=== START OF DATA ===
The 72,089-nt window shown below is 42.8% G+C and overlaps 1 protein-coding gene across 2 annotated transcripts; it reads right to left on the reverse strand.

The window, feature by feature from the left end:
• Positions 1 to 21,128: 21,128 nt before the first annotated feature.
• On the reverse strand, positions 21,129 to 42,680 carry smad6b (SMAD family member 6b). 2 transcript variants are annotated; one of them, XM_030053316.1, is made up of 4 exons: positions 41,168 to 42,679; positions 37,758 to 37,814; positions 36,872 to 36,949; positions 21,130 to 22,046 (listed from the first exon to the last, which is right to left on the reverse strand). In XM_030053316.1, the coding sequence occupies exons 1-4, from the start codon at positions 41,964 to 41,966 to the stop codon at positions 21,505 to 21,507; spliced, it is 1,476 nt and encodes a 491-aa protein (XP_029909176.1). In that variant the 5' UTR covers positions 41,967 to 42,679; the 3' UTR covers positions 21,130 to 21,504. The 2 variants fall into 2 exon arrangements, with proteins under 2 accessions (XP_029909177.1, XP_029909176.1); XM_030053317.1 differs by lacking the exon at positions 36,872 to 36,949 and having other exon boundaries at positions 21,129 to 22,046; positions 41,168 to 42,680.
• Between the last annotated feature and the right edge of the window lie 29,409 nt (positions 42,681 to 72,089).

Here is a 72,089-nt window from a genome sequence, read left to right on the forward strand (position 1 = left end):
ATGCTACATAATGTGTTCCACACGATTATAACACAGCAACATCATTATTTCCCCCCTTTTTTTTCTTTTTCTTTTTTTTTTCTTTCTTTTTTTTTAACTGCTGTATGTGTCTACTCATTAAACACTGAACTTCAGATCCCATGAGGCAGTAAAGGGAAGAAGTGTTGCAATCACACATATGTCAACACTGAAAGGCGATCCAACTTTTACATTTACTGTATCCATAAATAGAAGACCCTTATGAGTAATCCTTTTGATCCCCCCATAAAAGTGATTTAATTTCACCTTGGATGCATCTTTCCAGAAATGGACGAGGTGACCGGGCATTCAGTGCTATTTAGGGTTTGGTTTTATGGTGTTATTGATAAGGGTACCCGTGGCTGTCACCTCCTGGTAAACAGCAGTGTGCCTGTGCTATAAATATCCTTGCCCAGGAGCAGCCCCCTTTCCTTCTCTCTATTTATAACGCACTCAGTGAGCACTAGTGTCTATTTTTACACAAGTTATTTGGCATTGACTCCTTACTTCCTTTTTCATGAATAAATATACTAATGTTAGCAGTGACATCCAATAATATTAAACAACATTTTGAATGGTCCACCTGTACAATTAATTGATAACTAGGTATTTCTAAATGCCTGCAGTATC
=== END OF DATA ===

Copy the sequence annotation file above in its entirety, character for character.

The 72,089-nt window shown below is 42.8% G+C and overlaps 1 protein-coding gene across 2 annotated transcripts; it reads right to left on the reverse strand.

The window, feature by feature from the left end:
• Positions 1 to 21,128: 21,128 nt before the first annotated feature.
• On the reverse strand, positions 21,129 to 42,680 carry smad6b (SMAD family member 6b). 2 transcript variants are annotated; one of them, XM_030053316.1, is made up of 4 exons: positions 41,168 to 42,679; positions 37,758 to 37,814; positions 36,872 to 36,949; positions 21,130 to 22,046 (listed from the first exon to the last, which is right to left on the reverse strand). In XM_030053316.1, the coding sequence occupies exons 1-4, from the start codon at positions 41,964 to 41,966 to the stop codon at positions 21,505 to 21,507; spliced, it is 1,476 nt and encodes a 491-aa protein (XP_029909176.1). In that variant the 5' UTR covers positions 41,967 to 42,679; the 3' UTR covers positions 21,130 to 21,504. The 2 variants fall into 2 exon arrangements, with proteins under 2 accessions (XP_029909177.1, XP_029909176.1); XM_030053317.1 differs by lacking the exon at positions 36,872 to 36,949 and having other exon boundaries at positions 21,129 to 22,046; positions 41,168 to 42,680.
• Between the last annotated feature and the right edge of the window lie 29,409 nt (positions 42,681 to 72,089).

Here is a 72,089-nt window from a genome sequence, read left to right on the forward strand (position 1 = left end):
ATGCTACATAATGTGTTCCACACGATTATAACACAGCAACATCATTATTTCCCCCCTTTTTTTTCTTTTTCTTTTTTTTTTCTTTCTTTTTTTTTAACTGCTGTATGTGTCTACTCATTAAACACTGAACTTCAGATCCCATGAGGCAGTAAAGGGAAGAAGTGTTGCAATCACACATATGTCAACACTGAAAGGCGATCCAACTTTTACATTTACTGTATCCATAAATAGAAGACCCTTATGAGTAATCCTTTTGATCCCCCCATAAAAGTGATTTAATTTCACCTTGGATGCATCTTTCCAGAAATGGACGAGGTGACCGGGCATTCAGTGCTATTTAGGGTTTGGTTTTATGGTGTTATTGATAAGGGTACCCGTGGCTGTCACCTCCTGGTAAACAGCAGTGTGCCTGTGCTATAAATATCCTTGCCCAGGAGCAGCCCCCTTTCCTTCTCTCTATTTATAACGCACTCAGTGAGCACTAGTGTCTATTTTTACACAAGTTATTTGGCATTGACTCCTTACTTCCTTTTTCATGAATAAATATACTAATGTTAGCAGTGACATCCAATAATATTAAACAACATTTTGAATGGTCCACCTGTACAATTAATTGATAACTAGGTATTTCTAAATGCCTGCAGTATC